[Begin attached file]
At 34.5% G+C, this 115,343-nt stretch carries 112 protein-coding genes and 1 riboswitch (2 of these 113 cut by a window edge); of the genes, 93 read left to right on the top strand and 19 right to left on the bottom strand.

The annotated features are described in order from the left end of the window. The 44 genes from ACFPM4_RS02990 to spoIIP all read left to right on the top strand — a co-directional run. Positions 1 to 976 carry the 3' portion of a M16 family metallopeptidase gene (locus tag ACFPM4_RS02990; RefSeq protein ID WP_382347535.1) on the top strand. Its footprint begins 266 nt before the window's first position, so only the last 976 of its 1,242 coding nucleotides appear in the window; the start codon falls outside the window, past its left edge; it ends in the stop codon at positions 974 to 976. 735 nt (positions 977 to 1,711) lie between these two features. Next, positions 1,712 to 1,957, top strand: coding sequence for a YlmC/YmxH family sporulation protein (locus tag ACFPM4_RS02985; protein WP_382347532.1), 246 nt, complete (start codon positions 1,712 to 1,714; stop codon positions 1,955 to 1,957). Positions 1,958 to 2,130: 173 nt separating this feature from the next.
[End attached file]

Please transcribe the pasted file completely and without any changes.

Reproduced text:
At 34.5% G+C, this 115,343-nt stretch carries 112 protein-coding genes and 1 riboswitch (2 of these 113 cut by a window edge); of the genes, 93 read left to right on the top strand and 19 right to left on the bottom strand.

The annotated features are described in order from the left end of the window. The 44 genes from ACFPM4_RS02990 to spoIIP all read left to right on the top strand — a co-directional run. Positions 1 to 976 carry the 3' portion of a M16 family metallopeptidase gene (locus tag ACFPM4_RS02990; RefSeq protein ID WP_382347535.1) on the top strand. Its footprint begins 266 nt before the window's first position, so only the last 976 of its 1,242 coding nucleotides appear in the window; the start codon falls outside the window, past its left edge; it ends in the stop codon at positions 974 to 976. 735 nt (positions 977 to 1,711) lie between these two features. Next, positions 1,712 to 1,957, top strand: coding sequence for a YlmC/YmxH family sporulation protein (locus tag ACFPM4_RS02985; protein WP_382347532.1), 246 nt, complete (start codon positions 1,712 to 1,714; stop codon positions 1,955 to 1,957). Positions 1,958 to 2,130: 173 nt separating this feature from the next.